Growing up means really starting to live a life more true to yourself. Over the past 6 months I have changed one area of my life that I think is really representative of this definition of growing up. And it has to do with food.

We’ve all heard the phrase “you are what you eat,” and recently I actually started to understand what that could mean for myself. What we eat expresses who we are just as much as what we choose to wear, or the things we do in our free time.

That’s why back in April I decided to more closely align who I am with what I consume: I became a vegetarian.

I want to make a disclaimer for all of the meat lovers out there. Please don’t stop reading this post. It isn’t going to be some kind of animal rights campaign to get you to give up steak. If you’re heart lies with a New York strip, then by all means, you have my blessing, I’ll pass you the A1.

This is simply my story and a little insight into my vegetarian lifestyle.

How I realized I was meant to be a vegetarian

One day I was having a conversation with a coworker and she was telling me about how she raises her own meat. She would buy a cow, name it, and then later enjoy him or her between two buns with some ketchup.

That’s the moment I realized I had some major moral issues with eating meat. Sure, I loved a good cheeseburger, but am I the kind of person who could kill my own pet and top it with cheese? No, no I’m not.

By being a meat eater, I wasn’t being true to myself. I would never want something to die for me to be able to live, so why was I making that happen? I have always been a person who both loved animals and who never really understood the meaning of violence. So why had I been consuming in a way that went against both of those principles? I don’t think I ever asked myself those questions before, but I have answered those questions now with my conscious decision to go veg.

How have things changed?

I have noticed I cook and grocery shop a lot more frequently than I did before. See, being a vegetarian is not always a diet of convenience. When I ate meat, I pretty much had my choice of any quick meal I could pick up through a drive thru when I was too busy or too lazy to whip up my own meal.

That’s not really as big of an option for me anymore. Most quick service chains or restaurants are based around meat products, and as a vegetarian I find I have to search a little harder and be a little more creative if I am looking to get a meal on the go.

Losing the ability to drive through McDonald’s for dinner has really forced me to keep staple items around the house, where I am now cooking most of my meals myself. A real benefit of this as well is I find I am eating a lot healthier than I have in the past.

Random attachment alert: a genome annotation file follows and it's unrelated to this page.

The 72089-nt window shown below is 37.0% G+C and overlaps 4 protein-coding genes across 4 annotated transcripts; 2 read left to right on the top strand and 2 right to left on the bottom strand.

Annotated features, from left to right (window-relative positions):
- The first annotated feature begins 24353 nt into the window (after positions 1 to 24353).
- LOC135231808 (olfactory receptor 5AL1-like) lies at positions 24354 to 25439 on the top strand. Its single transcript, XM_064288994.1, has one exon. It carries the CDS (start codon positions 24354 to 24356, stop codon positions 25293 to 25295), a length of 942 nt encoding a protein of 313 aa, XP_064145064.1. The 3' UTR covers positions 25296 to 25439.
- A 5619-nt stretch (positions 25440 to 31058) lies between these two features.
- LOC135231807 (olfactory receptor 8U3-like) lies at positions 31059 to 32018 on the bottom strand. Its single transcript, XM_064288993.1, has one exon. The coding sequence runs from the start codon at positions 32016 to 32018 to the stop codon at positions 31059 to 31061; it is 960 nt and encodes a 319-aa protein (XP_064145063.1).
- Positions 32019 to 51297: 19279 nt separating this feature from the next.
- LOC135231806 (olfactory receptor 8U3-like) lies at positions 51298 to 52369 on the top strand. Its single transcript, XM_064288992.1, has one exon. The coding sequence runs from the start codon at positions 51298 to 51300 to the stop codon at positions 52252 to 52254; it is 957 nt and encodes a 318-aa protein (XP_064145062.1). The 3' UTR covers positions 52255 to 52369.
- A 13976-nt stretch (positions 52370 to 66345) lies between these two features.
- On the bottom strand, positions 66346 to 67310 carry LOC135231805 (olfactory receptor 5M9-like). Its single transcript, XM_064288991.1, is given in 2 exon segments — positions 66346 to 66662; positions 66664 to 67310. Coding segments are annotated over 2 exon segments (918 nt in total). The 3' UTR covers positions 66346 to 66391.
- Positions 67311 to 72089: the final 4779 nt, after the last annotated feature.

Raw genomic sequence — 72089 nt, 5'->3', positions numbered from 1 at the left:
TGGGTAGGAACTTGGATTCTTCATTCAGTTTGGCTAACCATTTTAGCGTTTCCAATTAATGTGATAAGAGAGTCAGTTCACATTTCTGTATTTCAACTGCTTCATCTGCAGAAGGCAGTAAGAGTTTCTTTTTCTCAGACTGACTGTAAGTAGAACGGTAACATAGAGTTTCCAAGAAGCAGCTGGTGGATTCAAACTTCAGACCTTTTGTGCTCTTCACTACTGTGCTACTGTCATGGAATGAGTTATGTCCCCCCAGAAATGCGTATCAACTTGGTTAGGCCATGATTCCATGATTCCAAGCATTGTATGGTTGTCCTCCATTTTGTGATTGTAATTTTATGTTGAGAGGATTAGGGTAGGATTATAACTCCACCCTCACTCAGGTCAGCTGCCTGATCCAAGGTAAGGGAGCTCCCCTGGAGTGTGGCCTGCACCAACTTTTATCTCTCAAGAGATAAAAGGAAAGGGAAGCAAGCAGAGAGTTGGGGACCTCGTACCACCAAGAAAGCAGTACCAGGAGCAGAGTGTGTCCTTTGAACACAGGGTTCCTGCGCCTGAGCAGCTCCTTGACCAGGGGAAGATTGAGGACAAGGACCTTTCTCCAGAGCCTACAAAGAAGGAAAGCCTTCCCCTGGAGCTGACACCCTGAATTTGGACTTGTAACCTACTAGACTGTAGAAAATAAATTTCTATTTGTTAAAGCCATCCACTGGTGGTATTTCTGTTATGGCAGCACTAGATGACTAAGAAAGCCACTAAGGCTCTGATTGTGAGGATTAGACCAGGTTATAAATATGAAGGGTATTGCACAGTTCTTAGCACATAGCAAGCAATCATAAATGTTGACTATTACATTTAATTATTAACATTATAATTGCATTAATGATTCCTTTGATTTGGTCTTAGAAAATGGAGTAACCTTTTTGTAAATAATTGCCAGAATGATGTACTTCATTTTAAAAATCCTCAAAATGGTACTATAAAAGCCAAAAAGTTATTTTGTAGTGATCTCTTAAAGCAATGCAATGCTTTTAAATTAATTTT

What am I cooking?

People might think vegetarians eat tofu for every meal, but I actually find I have a lot of variety in my diet. Way more variety than I had before when I pretty much just ate a different form of chicken every meal.

My favorite food is eggs, so I tend to make a lot of omelets with tomatoes, cheese, spinach, and pretty much any other vegetable I find in my kitchen. A nice side of avocado toast is always good too. I LOVE AVOCADO TOAST!

I am also a big fan of meat substitutes and soy products. I really enjoy veggie burgers, fake chicken sandwiches, nuggets, and substitute sausage. These kind of products are good, because it makes me feel like I am not missing out on things I have enjoyed for so much of my life. I will say substitutes are not meant to taste exactly like the meat they are replacing. That doesn’t mean a veggie burger isn’t delicious in it’s own right. It’s good in a different way, but I feel like that’s something people always get hung up on.

I also enjoy a whole lot of fruit and smoothies, and I can make a mean variety of trendy grilled cheeses that would blow your mind. And although I did start this section with a statement against tofu, I do make a tofu and stir fry vegetables that puts P.F. Chang’s to shame.

What I hear a lot

I think the way people react when they find out I am a vegetarian is really funny sometimes. The big question: WHY? WHY? WHY? I simply respond with some variation of the reason I mentioned above. Sometimes people are just being curious which is fine, and other times people ask the “WHY?” in a slightly condescending tone. To them I have to say, I don’t ask you why you don’t like cottage cheese, or black olives or ketchup, so the fact that you are so concerned with my dietary choices is a little confusing.

That leads me to the next thing I hear a lot. “But wait, where do you get your protein and iron from?” I have never had people so concerned with my health until I became a vegetarian. Well, I probably get those things from food just like you do. Honestly, I’m not sure where those nutrients were coming from before, and I am still not that worried about it now. I never said I was a healthy person. I’m just a person who doesn’t eat meat anymore.

How do I feel?

The past 6 months as a vegetarian have made me feel really great. I feel both morally freed by my decision to align my consumption with my mindset, and physically nourished by the variation in my diet.

I would definitely recommend vegetarianism to other people. If it’s something you’ve considered before, give it a try for a week or so and see how you feel about the experience. Giving up meat isn’t as difficult as you may think. You simply have to get creative and reinvent some of your favorite recipes as meat free culinary creations.

Are you a vegetarian or considering giving up meat? Let us know about your experience in the comments below.